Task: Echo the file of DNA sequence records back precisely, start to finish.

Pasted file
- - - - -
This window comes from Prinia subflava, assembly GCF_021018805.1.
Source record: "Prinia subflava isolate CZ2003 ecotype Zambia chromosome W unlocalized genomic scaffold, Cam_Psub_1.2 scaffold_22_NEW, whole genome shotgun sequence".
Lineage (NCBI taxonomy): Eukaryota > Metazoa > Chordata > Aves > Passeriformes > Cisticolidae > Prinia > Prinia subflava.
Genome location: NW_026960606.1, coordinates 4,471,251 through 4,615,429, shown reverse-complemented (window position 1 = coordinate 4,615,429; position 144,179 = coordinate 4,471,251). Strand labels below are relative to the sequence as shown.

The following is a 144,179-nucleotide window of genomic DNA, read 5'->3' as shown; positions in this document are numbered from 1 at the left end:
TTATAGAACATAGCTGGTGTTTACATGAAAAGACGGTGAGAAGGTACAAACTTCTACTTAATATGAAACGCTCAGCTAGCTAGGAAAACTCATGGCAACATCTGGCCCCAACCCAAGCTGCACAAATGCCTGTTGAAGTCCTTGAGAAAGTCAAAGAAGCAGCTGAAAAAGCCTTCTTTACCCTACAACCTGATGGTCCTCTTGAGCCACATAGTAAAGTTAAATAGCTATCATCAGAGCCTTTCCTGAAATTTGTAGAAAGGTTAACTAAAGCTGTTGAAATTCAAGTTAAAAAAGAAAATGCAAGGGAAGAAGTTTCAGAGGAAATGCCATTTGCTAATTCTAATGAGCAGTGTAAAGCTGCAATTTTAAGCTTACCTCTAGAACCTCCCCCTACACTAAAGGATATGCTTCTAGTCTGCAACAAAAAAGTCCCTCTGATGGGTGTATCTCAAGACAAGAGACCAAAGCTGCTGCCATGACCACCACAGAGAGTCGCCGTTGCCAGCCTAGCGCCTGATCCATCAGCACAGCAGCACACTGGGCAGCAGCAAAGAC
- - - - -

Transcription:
This window comes from Prinia subflava, assembly GCF_021018805.1.
Source record: "Prinia subflava isolate CZ2003 ecotype Zambia chromosome W unlocalized genomic scaffold, Cam_Psub_1.2 scaffold_22_NEW, whole genome shotgun sequence".
Lineage (NCBI taxonomy): Eukaryota > Metazoa > Chordata > Aves > Passeriformes > Cisticolidae > Prinia > Prinia subflava.
Genome location: NW_026960606.1, coordinates 4,471,251 through 4,615,429, shown reverse-complemented (window position 1 = coordinate 4,615,429; position 144,179 = coordinate 4,471,251). Strand labels below are relative to the sequence as shown.

The following is a 144,179-nucleotide window of genomic DNA, read 5'->3' as shown; positions in this document are numbered from 1 at the left end:
TTATAGAACATAGCTGGTGTTTACATGAAAAGACGGTGAGAAGGTACAAACTTCTACTTAATATGAAACGCTCAGCTAGCTAGGAAAACTCATGGCAACATCTGGCCCCAACCCAAGCTGCACAAATGCCTGTTGAAGTCCTTGAGAAAGTCAAAGAAGCAGCTGAAAAAGCCTTCTTTACCCTACAACCTGATGGTCCTCTTGAGCCACATAGTAAAGTTAAATAGCTATCATCAGAGCCTTTCCTGAAATTTGTAGAAAGGTTAACTAAAGCTGTTGAAATTCAAGTTAAAAAAGAAAATGCAAGGGAAGAAGTTTCAGAGGAAATGCCATTTGCTAATTCTAATGAGCAGTGTAAAGCTGCAATTTTAAGCTTACCTCTAGAACCTCCCCCTACACTAAAGGATATGCTTCTAGTCTGCAACAAAAAAGTCCCTCTGATGGGTGTATCTCAAGACAAGAGACCAAAGCTGCTGCCATGACCACCACAGAGAGTCGCCGTTGCCAGCCTAGCGCCTGATCCATCAGCACAGCAGCACACTGGGCAGCAGCAAAGAC